This is really a pastime?
According to the Center for Disease Control (CDC) describes the choking game as, “an activity where pressure is applied to the neck/carotid artery to limit oxygen and blood flow; once the pressure is released, a ‘high’ or euphoric feeling might be achieved as blood and oxygen rush back to the brain. …Participation in this activity can lead to serious injury or death.” (1)
Also known as “knock out”, “black out”, and “the fainting game”, an estimated 5-11% of teens have “played,” risking seizures, coma, concussions and even death. “There’s always a fine line between fainting, especially in something like that, and permanently dying. Looks basically the same but with fainting you wake up,” said Dr. Alex Kitzis with Providence St. Vincent Hospital in Portland. “Some of these kids just don’t wake up and that’s the tragedy of it, of course.” (2)
Scary new data
Using data collected in 2009 as part of the Oregon Healthy Teens, researchers discovered:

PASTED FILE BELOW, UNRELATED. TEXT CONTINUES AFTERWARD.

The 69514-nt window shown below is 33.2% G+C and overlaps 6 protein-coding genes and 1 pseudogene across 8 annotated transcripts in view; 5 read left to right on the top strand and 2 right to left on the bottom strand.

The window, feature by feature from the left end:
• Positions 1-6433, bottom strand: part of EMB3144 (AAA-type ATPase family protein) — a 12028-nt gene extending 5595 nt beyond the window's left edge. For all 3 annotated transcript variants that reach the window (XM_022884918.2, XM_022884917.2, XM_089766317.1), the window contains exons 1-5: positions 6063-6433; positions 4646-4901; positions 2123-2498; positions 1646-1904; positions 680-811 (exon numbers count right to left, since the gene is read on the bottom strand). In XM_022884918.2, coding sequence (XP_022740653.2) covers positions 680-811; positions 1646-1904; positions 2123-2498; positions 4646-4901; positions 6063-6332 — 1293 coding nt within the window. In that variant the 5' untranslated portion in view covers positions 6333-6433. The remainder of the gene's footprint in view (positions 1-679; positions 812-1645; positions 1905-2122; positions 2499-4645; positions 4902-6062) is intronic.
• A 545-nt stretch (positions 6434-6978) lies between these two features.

(1): 22% of the students had heard of someone playing the choking game and 6.1% had done so themselves. Among those who had played, 64% had tried it more than once and 27% had done so more than five times.
Students who were identified as Pacific Islanders were about five times more likely than white students to say they had played the choking game. Among boys, black students were more than three times more likely than whites to have tried it. One-third of 11th graders had heard of someone playing the choking game; 7.6% said they had played it themselves and 1.7% said they had helped someone else do it.
At least 82 children between the ages of 6 and 19 are known to have died while playing the choking game, according to the CDC, although the true toll is probably higher because there’s no reliable system for counting such deaths.
Researchers from the CDC’s Division of Unintentional Injury Prevention also found that kids who play the choking game are more likely to be sexually active, experience violence, become involved with gambling and are prone to mental health problems.
Parents, be on the lookout for warning signs that your child is playing the choking game. Signs could be marks on the neck, bloodshot eyes, headaches and irritability. Parents may also see the presence of belts or scarves hanging in strange places in their child’s bedroom — red flags that should alert parents to immediately investigate into their teen’s behavior.